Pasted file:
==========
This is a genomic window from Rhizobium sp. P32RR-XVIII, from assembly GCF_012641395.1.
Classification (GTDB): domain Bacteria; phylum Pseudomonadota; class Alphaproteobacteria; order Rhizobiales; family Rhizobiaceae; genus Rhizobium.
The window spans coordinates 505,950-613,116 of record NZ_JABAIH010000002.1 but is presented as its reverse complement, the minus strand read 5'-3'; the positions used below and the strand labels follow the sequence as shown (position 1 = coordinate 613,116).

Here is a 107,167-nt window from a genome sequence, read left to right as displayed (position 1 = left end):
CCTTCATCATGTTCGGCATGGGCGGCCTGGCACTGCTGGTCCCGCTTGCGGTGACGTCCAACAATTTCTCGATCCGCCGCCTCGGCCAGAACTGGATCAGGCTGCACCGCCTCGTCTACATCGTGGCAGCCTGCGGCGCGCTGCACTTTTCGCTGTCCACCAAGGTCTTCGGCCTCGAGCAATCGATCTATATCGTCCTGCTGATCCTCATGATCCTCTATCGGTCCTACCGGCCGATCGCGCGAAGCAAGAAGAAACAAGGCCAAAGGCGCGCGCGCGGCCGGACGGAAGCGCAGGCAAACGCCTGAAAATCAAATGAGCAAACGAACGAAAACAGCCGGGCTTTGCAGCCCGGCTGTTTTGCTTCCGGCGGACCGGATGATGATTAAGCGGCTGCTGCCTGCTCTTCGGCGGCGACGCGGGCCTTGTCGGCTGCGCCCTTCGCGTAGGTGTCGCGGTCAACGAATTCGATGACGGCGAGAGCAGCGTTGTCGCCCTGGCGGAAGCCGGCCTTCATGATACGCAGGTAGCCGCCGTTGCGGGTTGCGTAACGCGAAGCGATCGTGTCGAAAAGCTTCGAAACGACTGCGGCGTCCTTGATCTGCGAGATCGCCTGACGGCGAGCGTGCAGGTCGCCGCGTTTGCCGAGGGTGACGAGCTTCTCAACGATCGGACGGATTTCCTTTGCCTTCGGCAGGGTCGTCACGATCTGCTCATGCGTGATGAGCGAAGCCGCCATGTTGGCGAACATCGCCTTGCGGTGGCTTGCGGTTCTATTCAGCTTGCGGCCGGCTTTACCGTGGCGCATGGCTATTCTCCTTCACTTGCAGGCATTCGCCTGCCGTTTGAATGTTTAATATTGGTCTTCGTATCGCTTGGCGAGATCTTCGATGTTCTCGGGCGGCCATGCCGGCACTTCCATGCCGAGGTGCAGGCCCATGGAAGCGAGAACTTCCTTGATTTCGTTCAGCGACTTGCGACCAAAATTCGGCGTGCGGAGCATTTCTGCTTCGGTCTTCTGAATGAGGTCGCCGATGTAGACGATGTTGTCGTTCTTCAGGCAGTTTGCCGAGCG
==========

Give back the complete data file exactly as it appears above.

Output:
This is a genomic window from Rhizobium sp. P32RR-XVIII, from assembly GCF_012641395.1.
Classification (GTDB): domain Bacteria; phylum Pseudomonadota; class Alphaproteobacteria; order Rhizobiales; family Rhizobiaceae; genus Rhizobium.
The window spans coordinates 505,950-613,116 of record NZ_JABAIH010000002.1 but is presented as its reverse complement, the minus strand read 5'-3'; the positions used below and the strand labels follow the sequence as shown (position 1 = coordinate 613,116).

Here is a 107,167-nt window from a genome sequence, read left to right as displayed (position 1 = left end):
CCTTCATCATGTTCGGCATGGGCGGCCTGGCACTGCTGGTCCCGCTTGCGGTGACGTCCAACAATTTCTCGATCCGCCGCCTCGGCCAGAACTGGATCAGGCTGCACCGCCTCGTCTACATCGTGGCAGCCTGCGGCGCGCTGCACTTTTCGCTGTCCACCAAGGTCTTCGGCCTCGAGCAATCGATCTATATCGTCCTGCTGATCCTCATGATCCTCTATCGGTCCTACCGGCCGATCGCGCGAAGCAAGAAGAAACAAGGCCAAAGGCGCGCGCGCGGCCGGACGGAAGCGCAGGCAAACGCCTGAAAATCAAATGAGCAAACGAACGAAAACAGCCGGGCTTTGCAGCCCGGCTGTTTTGCTTCCGGCGGACCGGATGATGATTAAGCGGCTGCTGCCTGCTCTTCGGCGGCGACGCGGGCCTTGTCGGCTGCGCCCTTCGCGTAGGTGTCGCGGTCAACGAATTCGATGACGGCGAGAGCAGCGTTGTCGCCCTGGCGGAAGCCGGCCTTCATGATACGCAGGTAGCCGCCGTTGCGGGTTGCGTAACGCGAAGCGATCGTGTCGAAAAGCTTCGAAACGACTGCGGCGTCCTTGATCTGCGAGATCGCCTGACGGCGAGCGTGCAGGTCGCCGCGTTTGCCGAGGGTGACGAGCTTCTCAACGATCGGACGGATTTCCTTTGCCTTCGGCAGGGTCGTCACGATCTGCTCATGCGTGATGAGCGAAGCCGCCATGTTGGCGAACATCGCCTTGCGGTGGCTTGCGGTTCTATTCAGCTTGCGGCCGGCTTTACCGTGGCGCATGGCTATTCTCCTTCACTTGCAGGCATTCGCCTGCCGTTTGAATGTTTAATATTGGTCTTCGTATCGCTTGGCGAGATCTTCGATGTTCTCGGGCGGCCATGCCGGCACTTCCATGCCGAGGTGCAGGCCCATGGAAGCGAGAACTTCCTTGATTTCGTTCAGCGACTTGCGACCAAAATTCGGCGTGCGGAGCATTTCTGCTTCGGTCTTCTGAATGAGGTCGCCGATGTAGACGATGTTGTCGTTCTTCAGGCAGTTTGCCGAGCG